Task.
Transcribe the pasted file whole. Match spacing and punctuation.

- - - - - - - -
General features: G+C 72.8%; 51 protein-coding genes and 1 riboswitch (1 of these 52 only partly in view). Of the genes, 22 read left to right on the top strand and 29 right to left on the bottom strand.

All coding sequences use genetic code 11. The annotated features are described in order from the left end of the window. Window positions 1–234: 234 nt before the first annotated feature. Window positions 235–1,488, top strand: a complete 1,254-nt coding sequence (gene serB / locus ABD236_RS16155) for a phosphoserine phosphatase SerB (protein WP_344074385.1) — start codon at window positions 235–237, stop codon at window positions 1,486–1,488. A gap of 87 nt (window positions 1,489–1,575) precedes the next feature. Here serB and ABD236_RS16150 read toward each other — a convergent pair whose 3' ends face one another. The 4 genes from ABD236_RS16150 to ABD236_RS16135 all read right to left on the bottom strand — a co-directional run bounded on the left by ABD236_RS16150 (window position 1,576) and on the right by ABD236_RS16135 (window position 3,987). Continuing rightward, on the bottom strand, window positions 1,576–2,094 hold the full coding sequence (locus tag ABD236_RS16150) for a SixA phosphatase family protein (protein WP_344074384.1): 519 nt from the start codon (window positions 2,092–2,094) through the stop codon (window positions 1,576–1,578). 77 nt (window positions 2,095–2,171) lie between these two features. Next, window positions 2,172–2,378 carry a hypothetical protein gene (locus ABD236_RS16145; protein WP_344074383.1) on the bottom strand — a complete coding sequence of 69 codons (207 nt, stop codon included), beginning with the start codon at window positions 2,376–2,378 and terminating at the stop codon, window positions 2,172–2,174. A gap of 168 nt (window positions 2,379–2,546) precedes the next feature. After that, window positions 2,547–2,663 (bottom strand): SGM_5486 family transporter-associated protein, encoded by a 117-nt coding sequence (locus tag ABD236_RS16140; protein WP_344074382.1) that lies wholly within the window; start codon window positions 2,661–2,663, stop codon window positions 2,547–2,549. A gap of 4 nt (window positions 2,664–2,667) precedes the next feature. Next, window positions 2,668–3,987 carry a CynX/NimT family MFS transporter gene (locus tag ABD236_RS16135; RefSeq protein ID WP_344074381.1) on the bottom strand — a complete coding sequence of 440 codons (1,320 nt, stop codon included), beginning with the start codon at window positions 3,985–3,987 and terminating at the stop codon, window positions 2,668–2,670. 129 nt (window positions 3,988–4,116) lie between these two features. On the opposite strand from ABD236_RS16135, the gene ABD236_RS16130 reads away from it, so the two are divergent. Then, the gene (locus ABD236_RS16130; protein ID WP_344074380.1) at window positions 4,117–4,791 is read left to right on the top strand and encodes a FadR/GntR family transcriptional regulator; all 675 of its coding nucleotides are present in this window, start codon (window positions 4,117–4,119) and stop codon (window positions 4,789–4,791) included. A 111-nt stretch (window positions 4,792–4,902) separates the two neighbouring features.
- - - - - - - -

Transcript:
General features: G+C 72.8%; 51 protein-coding genes and 1 riboswitch (1 of these 52 only partly in view). Of the genes, 22 read left to right on the top strand and 29 right to left on the bottom strand.

All coding sequences use genetic code 11. The annotated features are described in order from the left end of the window. Window positions 1–234: 234 nt before the first annotated feature. Window positions 235–1,488, top strand: a complete 1,254-nt coding sequence (gene serB / locus ABD236_RS16155) for a phosphoserine phosphatase SerB (protein WP_344074385.1) — start codon at window positions 235–237, stop codon at window positions 1,486–1,488. A gap of 87 nt (window positions 1,489–1,575) precedes the next feature. Here serB and ABD236_RS16150 read toward each other — a convergent pair whose 3' ends face one another. The 4 genes from ABD236_RS16150 to ABD236_RS16135 all read right to left on the bottom strand — a co-directional run bounded on the left by ABD236_RS16150 (window position 1,576) and on the right by ABD236_RS16135 (window position 3,987). Continuing rightward, on the bottom strand, window positions 1,576–2,094 hold the full coding sequence (locus tag ABD236_RS16150) for a SixA phosphatase family protein (protein WP_344074384.1): 519 nt from the start codon (window positions 2,092–2,094) through the stop codon (window positions 1,576–1,578). 77 nt (window positions 2,095–2,171) lie between these two features. Next, window positions 2,172–2,378 carry a hypothetical protein gene (locus ABD236_RS16145; protein WP_344074383.1) on the bottom strand — a complete coding sequence of 69 codons (207 nt, stop codon included), beginning with the start codon at window positions 2,376–2,378 and terminating at the stop codon, window positions 2,172–2,174. A gap of 168 nt (window positions 2,379–2,546) precedes the next feature. After that, window positions 2,547–2,663 (bottom strand): SGM_5486 family transporter-associated protein, encoded by a 117-nt coding sequence (locus tag ABD236_RS16140; protein WP_344074382.1) that lies wholly within the window; start codon window positions 2,661–2,663, stop codon window positions 2,547–2,549. A gap of 4 nt (window positions 2,664–2,667) precedes the next feature. Next, window positions 2,668–3,987 carry a CynX/NimT family MFS transporter gene (locus tag ABD236_RS16135; RefSeq protein ID WP_344074381.1) on the bottom strand — a complete coding sequence of 440 codons (1,320 nt, stop codon included), beginning with the start codon at window positions 3,985–3,987 and terminating at the stop codon, window positions 2,668–2,670. 129 nt (window positions 3,988–4,116) lie between these two features. On the opposite strand from ABD236_RS16135, the gene ABD236_RS16130 reads away from it, so the two are divergent. Then, the gene (locus ABD236_RS16130; protein ID WP_344074380.1) at window positions 4,117–4,791 is read left to right on the top strand and encodes a FadR/GntR family transcriptional regulator; all 675 of its coding nucleotides are present in this window, start codon (window positions 4,117–4,119) and stop codon (window positions 4,789–4,791) included. A 111-nt stretch (window positions 4,792–4,902) separates the two neighbouring features.